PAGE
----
Shares of Darling International jumped by nearly 15% Friday morning, after the rendering specialist announced that it has agreed to acquire the Rothsay subsidiary of Canada-based Maple Leaf Foods for roughly $613 million, with the deal expected to close by the end of 2013.
To put the size of this buy into perspective, Darling's total market capitalization currently stands at just $2.48 billion.
What's more, as I mentioned less than two weeks ago, this represents Darling's second acquisition this month, after its purchase of Terra Renewal Services' used cooking oil collection and industrial residuals operations.
Then again, a quick check of Darling's balance sheet in its most recent quarterly report shows that the company held a little over $133 million in cash, with roughly $250 million in long-term debt at the end of Q2, so it's no surprise Darling's press release states that it intends to finance the transaction through a new secured revolving credit facility and a new term bank loan. Both new facilities will be entered into in connection with the closing of the transaction.
But despite the new debt Darling will incur, there's plenty to like about this acquisition.
In total, Rothsay has a network of five rendering plants across Canada, employs around 550 people, and generated roughly CAD $85 million (or around $80.6 million U.S.) in EBITDA over each of the past two years.
And while the folks at Maple Leaf Foods can't be particularly happy about losing this profitable business, the company does intend to use proceeds from the sale to pay down debt, allowing it to focus on its core food-products business.
Perhaps best of all, however, is that Rothsay also operates a high-quality biodiesel business in Quebec, which includes a plant capable of producing nearly 12 million gallons of biodiesel per year.
For those of you keeping track, remember Darling and oil giant Valero only last month opened the doors to their Diamond Green Diesel plant, the two companies' joint biodiesel venture capable of outputting 137 million gallons per year. As I also noted at the time, while the DGD project will contribute only around 2% of Valero's already-huge quarterly net income, Darling's earnings going forward should increase by nearly a third.
Two takeaways from today's news
In the end, though, Darling shareholders have learned two significant things from today's acquisition announcement.
First, while the new Rothsay biodiesel plant is significantly smaller than the Darling/Valero DGD operation, this at least shows Darling is serious about expanding its reach in the space. This, in turn, can't sit well with existing biodiesel leaders such as Renewable Energy Group , which itself just completed a biodiesel acquisition of its own, with the 30 million gallon-per-year Mason City plant. That brings the annual capacity of Renewal Energy Group's eight biodiesel plants to over 257 million gallons.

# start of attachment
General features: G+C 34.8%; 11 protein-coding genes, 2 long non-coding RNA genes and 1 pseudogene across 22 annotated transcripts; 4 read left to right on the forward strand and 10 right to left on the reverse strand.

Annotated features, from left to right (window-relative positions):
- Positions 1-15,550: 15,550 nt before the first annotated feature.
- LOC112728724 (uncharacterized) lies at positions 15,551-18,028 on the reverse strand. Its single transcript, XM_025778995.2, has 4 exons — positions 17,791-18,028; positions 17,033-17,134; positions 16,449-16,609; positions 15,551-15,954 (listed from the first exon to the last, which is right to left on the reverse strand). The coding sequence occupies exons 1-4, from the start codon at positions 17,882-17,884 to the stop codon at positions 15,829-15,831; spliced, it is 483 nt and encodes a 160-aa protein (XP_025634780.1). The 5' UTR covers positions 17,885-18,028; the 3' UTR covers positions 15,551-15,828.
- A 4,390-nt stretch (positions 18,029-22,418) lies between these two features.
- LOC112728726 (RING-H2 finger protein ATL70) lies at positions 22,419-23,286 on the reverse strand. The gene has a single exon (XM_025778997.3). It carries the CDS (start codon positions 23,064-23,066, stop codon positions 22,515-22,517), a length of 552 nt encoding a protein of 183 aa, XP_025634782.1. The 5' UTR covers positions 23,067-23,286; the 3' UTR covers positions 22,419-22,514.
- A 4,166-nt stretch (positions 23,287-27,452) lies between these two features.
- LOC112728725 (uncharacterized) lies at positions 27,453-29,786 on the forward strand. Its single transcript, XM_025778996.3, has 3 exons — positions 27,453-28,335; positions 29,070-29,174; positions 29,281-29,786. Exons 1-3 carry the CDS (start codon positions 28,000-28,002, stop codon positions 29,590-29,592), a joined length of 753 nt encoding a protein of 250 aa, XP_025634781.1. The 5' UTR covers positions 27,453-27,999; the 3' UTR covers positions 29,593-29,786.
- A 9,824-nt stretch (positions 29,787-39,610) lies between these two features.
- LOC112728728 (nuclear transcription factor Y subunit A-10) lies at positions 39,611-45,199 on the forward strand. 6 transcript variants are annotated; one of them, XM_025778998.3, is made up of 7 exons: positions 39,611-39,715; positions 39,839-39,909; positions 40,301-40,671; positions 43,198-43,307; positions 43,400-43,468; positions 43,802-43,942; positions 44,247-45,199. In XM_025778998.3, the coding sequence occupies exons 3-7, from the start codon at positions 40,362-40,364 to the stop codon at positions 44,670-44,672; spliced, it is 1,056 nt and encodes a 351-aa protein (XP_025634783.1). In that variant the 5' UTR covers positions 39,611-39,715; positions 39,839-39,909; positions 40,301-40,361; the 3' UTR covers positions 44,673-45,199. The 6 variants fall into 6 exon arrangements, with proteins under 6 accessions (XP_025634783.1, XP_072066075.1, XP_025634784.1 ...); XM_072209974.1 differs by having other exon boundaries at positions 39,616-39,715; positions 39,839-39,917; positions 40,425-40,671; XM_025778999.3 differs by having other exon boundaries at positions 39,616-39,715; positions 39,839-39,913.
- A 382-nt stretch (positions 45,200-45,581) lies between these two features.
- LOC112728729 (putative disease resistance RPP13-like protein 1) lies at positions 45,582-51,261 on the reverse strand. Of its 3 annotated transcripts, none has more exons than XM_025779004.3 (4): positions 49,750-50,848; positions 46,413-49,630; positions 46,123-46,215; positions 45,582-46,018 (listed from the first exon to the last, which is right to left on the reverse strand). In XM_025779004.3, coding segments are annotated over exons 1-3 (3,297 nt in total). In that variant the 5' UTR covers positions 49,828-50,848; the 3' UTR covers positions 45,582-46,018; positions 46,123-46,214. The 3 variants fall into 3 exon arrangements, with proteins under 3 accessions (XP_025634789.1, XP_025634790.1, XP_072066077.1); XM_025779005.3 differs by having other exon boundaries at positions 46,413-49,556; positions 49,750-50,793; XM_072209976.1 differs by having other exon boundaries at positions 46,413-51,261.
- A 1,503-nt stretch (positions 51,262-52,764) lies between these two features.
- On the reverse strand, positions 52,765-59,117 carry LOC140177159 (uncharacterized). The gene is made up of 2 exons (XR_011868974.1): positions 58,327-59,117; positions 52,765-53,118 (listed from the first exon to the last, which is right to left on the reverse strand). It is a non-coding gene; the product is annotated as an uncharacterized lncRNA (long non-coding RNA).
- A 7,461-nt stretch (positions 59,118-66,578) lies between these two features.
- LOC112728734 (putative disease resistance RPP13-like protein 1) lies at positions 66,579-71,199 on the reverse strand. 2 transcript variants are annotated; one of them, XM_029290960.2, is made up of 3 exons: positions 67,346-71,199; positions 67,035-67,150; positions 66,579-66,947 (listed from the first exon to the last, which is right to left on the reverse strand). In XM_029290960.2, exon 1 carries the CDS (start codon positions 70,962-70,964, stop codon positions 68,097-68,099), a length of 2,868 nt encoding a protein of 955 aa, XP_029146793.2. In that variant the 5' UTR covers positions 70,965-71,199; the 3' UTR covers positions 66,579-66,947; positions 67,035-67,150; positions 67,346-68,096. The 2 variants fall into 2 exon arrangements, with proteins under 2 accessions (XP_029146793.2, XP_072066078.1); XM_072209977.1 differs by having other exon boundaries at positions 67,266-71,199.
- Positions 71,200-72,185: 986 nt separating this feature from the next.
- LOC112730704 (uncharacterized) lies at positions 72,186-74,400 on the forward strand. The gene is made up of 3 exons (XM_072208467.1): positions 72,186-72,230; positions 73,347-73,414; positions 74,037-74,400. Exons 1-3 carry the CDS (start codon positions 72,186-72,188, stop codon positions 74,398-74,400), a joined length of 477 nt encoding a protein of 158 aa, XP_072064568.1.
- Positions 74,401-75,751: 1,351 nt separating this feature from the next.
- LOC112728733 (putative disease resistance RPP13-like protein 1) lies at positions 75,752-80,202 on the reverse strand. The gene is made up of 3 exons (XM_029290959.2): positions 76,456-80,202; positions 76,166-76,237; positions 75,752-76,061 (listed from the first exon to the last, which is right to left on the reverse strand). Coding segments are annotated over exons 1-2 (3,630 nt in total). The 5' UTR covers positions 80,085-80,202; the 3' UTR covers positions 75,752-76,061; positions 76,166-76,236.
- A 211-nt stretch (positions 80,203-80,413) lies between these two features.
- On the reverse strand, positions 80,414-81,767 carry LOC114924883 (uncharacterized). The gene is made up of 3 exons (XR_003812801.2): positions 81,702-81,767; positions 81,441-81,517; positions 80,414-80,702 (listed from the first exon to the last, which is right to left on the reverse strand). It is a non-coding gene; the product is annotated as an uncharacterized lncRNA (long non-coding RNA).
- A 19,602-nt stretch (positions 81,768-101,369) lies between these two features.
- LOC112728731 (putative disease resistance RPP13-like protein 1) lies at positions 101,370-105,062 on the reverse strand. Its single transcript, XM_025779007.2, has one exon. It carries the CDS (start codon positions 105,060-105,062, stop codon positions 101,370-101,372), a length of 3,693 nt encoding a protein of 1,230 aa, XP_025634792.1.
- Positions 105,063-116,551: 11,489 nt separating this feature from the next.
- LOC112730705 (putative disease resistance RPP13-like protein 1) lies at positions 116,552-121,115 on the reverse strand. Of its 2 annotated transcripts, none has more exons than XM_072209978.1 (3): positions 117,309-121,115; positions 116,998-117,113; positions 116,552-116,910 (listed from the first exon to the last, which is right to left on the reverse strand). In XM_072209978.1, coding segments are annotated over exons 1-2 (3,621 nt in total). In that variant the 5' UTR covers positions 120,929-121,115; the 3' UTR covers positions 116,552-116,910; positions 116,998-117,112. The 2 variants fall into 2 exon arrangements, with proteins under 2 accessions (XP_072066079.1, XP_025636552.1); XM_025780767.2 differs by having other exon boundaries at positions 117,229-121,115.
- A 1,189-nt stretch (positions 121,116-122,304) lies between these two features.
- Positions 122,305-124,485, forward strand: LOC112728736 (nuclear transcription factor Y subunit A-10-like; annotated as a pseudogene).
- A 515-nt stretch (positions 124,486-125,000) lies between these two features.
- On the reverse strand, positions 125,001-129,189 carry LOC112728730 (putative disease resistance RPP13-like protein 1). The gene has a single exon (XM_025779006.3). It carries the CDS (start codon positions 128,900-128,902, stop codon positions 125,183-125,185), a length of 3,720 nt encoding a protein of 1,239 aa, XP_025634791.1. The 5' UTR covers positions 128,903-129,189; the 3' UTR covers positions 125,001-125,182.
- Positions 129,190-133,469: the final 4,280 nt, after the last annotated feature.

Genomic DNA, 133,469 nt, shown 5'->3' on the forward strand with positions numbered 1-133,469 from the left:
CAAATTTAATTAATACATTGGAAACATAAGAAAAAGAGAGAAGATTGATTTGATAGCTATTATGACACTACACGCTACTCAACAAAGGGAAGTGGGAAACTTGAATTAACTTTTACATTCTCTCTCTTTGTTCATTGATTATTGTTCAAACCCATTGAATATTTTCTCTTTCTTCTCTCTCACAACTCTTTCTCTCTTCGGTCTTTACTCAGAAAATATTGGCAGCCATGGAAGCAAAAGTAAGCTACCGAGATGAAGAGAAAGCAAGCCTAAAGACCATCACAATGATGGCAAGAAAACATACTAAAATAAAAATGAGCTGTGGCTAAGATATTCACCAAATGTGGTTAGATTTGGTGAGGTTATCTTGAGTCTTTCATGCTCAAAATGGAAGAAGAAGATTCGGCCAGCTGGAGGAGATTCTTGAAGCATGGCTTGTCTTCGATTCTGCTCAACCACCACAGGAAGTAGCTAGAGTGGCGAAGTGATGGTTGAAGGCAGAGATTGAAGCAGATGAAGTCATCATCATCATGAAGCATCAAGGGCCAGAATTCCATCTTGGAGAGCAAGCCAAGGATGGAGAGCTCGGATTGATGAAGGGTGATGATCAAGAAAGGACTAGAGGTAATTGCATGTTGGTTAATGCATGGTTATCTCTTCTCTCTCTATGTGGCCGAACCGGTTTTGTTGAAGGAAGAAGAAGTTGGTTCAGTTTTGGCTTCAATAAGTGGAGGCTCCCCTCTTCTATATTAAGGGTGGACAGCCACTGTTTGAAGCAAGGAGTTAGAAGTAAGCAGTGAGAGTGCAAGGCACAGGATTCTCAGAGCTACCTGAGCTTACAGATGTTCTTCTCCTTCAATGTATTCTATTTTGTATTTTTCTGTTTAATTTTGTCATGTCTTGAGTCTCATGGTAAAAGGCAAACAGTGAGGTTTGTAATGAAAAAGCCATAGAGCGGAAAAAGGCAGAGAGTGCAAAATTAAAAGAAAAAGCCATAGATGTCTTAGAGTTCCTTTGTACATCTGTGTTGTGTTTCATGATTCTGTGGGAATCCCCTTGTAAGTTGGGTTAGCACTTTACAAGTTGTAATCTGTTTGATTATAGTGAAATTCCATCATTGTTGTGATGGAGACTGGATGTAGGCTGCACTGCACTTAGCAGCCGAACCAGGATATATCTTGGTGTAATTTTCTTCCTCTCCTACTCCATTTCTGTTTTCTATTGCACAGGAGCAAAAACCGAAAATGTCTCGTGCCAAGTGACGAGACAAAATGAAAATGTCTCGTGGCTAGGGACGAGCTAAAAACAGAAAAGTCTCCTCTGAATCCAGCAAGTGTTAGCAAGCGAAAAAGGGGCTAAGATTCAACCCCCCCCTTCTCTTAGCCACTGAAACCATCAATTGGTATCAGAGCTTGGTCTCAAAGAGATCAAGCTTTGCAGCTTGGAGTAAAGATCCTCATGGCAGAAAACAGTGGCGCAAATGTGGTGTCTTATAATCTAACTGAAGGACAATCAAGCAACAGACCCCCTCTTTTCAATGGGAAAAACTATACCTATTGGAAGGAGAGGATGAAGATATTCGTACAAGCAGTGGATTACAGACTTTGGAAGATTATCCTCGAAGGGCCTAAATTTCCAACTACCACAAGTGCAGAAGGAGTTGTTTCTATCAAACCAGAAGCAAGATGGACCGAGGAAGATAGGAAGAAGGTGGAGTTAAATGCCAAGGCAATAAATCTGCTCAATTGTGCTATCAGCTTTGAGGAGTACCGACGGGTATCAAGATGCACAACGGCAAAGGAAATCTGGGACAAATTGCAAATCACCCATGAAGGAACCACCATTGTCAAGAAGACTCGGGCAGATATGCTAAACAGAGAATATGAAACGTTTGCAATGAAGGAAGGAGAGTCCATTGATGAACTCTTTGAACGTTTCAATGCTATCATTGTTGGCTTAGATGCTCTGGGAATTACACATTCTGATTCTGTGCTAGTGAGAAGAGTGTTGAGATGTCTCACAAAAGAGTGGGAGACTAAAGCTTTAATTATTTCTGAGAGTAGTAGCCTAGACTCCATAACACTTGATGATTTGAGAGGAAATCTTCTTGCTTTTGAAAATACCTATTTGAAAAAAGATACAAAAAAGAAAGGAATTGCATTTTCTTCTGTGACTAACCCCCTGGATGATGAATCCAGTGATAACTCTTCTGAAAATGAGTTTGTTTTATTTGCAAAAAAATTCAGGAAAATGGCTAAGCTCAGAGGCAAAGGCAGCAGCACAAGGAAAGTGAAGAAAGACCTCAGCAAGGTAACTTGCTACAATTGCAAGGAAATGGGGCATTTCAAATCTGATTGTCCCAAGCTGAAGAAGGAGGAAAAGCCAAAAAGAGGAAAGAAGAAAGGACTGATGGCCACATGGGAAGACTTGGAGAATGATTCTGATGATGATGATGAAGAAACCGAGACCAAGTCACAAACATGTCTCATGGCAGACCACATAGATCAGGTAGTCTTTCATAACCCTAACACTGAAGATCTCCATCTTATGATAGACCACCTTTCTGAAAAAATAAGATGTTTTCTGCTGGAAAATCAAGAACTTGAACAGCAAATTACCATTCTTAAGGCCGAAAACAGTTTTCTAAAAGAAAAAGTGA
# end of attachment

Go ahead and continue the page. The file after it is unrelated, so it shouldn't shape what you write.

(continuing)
However, considering Darling's DGD plant alone can output more than half that amount, any concerted effort by Darling to truly continue boosting its presence in biodiesel could be a significant threat to more established players in the space.
Second, this is Darling's first international expansion, growing on its existing domestic footprint of 130 locations in 42 U.S. states.
In the end, considering the absolutely necessary long-term nature of the solidly profitable core rendering businesses Darling operates, there's no reason the company shouldn't continue to handsomely reward shareholders while it grows stronger with each passing year.
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The article 1 Huge Acquisiton for This Biodiesel Stock originally appeared on Fool.com.Fool contributor Steve Symington has no position in any stocks mentioned. The Motley Fool recommends and owns shares of Darling International. Try any of our Foolish newsletter services free for 30 days. We Fools don't all hold the same opinions, but we all believe that considering a diverse range of insights makes us better investors. The Motley Fool has a disclosure policy.
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